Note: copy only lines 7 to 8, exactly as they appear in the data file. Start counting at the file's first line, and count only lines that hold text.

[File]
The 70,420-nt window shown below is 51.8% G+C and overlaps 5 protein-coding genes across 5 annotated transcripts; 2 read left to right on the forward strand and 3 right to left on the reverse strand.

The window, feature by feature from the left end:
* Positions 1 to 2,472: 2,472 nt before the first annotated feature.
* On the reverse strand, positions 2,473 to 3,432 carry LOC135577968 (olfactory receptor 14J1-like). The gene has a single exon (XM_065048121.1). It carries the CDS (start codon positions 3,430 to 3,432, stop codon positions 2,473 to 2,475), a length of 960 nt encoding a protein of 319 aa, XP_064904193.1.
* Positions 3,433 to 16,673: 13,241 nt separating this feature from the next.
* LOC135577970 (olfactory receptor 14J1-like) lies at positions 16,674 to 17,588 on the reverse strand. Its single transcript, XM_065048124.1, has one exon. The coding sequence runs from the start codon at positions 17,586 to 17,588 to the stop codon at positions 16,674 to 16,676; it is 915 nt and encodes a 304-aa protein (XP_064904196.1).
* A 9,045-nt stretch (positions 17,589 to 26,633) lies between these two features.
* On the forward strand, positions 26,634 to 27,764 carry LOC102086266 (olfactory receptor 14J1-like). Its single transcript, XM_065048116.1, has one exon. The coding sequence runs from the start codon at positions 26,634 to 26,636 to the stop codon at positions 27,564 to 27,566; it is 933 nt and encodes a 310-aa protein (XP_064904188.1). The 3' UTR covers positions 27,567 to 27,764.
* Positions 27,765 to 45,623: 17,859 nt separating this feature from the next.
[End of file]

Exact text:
* A 9,045-nt stretch (positions 17,589 to 26,633) lies between these two features.
* On the forward strand, positions 26,634 to 27,764 carry LOC102086266 (olfactory receptor 14J1-like). Its single transcript, XM_065048116.1, has one exon. The coding sequence runs from the start codon at positions 26,634 to 26,636 to the stop codon at positions 27,564 to 27,566; it is 933 nt and encodes a 310-aa protein (XP_064904188.1). The 3' UTR covers positions 27,567 to 27,764.